Chef and the Cards

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There are N cards placed in a row, where every card has two numbers written on it, one on the top and
one on the bottom. The numbers are between 1 and N (both inclusive). Every number is written on the top of exactly one card, and on the bottom of exactly one card as well.
Chef wants to rearrange the cards, such that the length of the longest common contiguous subsequence between the sequence formed by number written on top of the cards, and that formed by those written on the bottom is maximum. He can't modify the numbers written on any card and can't flip the cards, that is, for any card the number written on top remains at the top and the number written on bottom stays at the bottom. Find out the maximum possible length of the common contiguous subsequence.
Input
The first line of input contains an integer T denoting the number of test cases.
 The first line of each test
case contains an integer N.  The next line contains N space separated integers A_{1}, A_{2}, ... , A_{N}, where A_{i}(1 ≤ i ≤ N) is the number written on the top of the ith card.
 The next line contains N space separated integers B_{1}, B_{2}, ... , B_{N}, where B_{i}(1 ≤ i ≤ N) is the number written at the bottom of the ith card.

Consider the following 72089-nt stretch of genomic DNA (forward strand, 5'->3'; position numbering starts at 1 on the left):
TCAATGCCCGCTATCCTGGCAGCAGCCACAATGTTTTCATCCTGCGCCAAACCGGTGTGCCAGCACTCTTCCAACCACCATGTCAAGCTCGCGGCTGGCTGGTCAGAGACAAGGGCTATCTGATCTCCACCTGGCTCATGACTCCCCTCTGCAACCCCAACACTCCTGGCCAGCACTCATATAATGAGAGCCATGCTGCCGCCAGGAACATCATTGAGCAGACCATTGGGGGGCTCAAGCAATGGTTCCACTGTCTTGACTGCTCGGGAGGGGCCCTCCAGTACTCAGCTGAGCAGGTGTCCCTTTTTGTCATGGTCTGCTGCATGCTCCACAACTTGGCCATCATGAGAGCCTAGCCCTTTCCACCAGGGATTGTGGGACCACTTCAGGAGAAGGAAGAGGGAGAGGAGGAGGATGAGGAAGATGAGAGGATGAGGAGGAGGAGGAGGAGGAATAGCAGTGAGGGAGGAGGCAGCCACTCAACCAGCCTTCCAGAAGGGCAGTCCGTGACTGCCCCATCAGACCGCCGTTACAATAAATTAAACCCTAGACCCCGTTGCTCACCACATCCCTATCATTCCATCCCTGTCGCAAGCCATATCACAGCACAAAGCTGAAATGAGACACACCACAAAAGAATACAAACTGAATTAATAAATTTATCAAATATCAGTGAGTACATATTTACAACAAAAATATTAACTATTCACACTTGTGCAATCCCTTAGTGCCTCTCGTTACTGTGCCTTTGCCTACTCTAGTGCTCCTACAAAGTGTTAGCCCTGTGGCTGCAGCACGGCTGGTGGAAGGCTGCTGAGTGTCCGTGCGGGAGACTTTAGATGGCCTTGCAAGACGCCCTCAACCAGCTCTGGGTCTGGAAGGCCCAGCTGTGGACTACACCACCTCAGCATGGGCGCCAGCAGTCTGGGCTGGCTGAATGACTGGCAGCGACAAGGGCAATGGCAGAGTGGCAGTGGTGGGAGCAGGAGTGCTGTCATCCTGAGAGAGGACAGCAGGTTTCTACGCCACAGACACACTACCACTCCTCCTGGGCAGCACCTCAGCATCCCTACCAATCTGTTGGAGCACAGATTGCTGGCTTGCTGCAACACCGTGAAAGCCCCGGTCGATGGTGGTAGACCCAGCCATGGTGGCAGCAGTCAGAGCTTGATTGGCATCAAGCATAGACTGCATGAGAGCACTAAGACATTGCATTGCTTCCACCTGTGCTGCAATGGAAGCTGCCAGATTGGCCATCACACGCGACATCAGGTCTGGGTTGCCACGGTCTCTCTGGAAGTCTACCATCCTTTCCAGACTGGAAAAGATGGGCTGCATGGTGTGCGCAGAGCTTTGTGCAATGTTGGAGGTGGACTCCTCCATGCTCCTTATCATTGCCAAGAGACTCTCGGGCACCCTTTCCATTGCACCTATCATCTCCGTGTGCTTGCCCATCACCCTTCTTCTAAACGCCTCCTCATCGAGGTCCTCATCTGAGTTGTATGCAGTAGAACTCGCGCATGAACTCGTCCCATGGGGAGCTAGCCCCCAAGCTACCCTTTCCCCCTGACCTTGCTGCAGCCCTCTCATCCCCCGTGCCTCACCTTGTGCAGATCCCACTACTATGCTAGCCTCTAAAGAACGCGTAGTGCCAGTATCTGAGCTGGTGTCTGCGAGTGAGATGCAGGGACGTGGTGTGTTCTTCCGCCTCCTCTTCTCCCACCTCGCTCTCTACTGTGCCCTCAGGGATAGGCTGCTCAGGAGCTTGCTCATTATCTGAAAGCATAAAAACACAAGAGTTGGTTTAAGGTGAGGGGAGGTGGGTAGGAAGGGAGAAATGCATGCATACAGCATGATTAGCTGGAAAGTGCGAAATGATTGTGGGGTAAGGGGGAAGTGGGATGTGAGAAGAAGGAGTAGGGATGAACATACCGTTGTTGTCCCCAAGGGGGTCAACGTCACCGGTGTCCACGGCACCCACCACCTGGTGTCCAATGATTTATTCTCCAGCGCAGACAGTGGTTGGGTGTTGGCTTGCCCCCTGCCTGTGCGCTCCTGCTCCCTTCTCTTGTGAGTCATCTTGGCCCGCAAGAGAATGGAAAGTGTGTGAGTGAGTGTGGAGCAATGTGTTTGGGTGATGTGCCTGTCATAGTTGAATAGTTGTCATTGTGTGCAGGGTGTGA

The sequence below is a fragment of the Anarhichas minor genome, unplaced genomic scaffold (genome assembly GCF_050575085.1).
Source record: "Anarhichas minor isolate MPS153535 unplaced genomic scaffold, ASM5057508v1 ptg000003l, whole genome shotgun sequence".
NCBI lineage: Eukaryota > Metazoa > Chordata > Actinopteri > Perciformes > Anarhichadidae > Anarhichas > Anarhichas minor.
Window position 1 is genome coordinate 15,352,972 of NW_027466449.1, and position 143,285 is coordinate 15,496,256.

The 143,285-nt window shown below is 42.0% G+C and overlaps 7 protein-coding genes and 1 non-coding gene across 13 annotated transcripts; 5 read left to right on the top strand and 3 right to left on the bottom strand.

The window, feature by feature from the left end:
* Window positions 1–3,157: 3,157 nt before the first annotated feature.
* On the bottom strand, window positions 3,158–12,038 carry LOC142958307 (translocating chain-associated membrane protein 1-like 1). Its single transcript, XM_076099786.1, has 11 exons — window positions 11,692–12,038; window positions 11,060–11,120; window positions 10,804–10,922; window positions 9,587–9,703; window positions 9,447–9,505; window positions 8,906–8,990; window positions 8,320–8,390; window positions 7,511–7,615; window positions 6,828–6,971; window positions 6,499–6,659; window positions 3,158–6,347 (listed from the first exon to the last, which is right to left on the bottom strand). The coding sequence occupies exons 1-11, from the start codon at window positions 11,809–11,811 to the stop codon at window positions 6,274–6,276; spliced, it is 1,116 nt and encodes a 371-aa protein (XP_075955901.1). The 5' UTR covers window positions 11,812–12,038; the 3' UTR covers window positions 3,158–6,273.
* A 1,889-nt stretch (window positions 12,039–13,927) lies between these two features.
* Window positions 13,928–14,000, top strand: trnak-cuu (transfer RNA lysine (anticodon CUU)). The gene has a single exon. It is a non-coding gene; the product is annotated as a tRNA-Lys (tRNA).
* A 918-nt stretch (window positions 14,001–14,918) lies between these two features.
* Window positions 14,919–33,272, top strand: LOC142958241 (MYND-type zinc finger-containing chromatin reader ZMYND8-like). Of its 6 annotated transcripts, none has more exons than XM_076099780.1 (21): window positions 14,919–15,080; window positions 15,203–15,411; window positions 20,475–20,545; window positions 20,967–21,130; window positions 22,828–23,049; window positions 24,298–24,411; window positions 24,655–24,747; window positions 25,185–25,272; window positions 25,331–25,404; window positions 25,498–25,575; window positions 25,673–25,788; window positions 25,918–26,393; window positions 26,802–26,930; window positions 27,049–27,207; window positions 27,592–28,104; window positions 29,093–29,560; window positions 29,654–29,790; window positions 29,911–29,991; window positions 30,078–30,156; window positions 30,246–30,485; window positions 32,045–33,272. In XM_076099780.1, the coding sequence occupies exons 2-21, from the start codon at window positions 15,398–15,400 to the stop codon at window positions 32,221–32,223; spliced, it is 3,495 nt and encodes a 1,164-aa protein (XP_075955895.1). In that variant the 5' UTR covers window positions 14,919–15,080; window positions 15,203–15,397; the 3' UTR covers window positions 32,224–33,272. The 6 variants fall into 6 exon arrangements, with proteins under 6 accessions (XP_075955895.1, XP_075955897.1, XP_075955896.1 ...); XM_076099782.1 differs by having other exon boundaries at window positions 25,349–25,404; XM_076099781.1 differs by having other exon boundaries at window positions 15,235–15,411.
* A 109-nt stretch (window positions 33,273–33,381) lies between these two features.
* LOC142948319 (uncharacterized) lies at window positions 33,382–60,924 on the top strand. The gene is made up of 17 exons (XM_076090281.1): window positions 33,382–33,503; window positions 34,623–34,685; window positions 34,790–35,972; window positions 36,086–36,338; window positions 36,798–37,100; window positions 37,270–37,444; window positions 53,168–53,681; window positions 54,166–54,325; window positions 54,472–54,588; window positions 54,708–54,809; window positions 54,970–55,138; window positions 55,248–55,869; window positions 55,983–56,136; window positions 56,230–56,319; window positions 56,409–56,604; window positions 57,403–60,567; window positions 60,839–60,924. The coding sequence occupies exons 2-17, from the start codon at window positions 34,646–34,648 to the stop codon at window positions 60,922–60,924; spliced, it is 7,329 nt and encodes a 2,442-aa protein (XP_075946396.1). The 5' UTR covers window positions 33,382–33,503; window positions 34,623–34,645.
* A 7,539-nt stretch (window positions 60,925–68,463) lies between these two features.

Output
For each test case, output a single line containing the integer L: the maximum length of the longest common contiguous subsequence.
Constraints
 1 ≤ T ≤ 100
 1 ≤ N ≤ 2000
 1 ≤ A_{i}, B_{i} ≤ N
 All the elements in both arrays A and B are distinct.
Example
Input: 2 3 1 3 2 2 1 3 8 3 8 4 2 6 1 5 7 5 2 4 3 8 7 6 1 Output: 2 4
Explanation
First Example :
One of the possible card arrangements is:
1 2 3
2 3 1
Length of the longest common contiguous subsequence between [1, 2, 3] and [2, 3, 1] is 2, [2, 3]. And that's the maximum possible, so answer is 2.
Second Example:
One of the possible card arrangements is :
7 3 2 8 6 5 4 1
1 5 3 2 8 6 4 7
The longest common contiguous subsequence has length 4 [3, 2, 8, 6] here. There is no way to arrange these cards such that it's more than 4.
Note
Let L be the answer. Let C_{i} be the value written on the top of the card at i^{th} position and D_{i} be the value written on the bottom of the card at i^{th} position after rearranging. Then, there should be a pair (x, y) (1 ≤ x,y ≤ NL+1) such that the condition C_{x+j} = D_{y+j} is satisfied for all j, where 0 ≤ j < L.
Author:  rustinpiece 
Tester:  iscsi 
Editorial  http://discuss.codechef.com/problems/CARDLINE 
Tags  cook61, dynamicprogramming, graphs, greedy, mediumhard, rustinpiece 
Date Added:  31072015 
Time Limit:  1 sec 
Source Limit:  50000 Bytes 
Languages:  C, CPP14, JAVA, PYTH, PYTH 3.5, PYPY, CS2, PAS fpc, PAS gpc, RUBY, PHP, GO, NODEJS, HASK, SCALA, D, PERL, FORT, WSPC, ADA, CAML, ICK, BF, ASM, CLPS, PRLG, ICON, SCM qobi, PIKE, ST, NICE, LUA, BASH, NEM, LISP sbcl, LISP clisp, SCM guile, JS, ERL, TCL, PERL6, TEXT, SCM chicken, CLOJ, FS 
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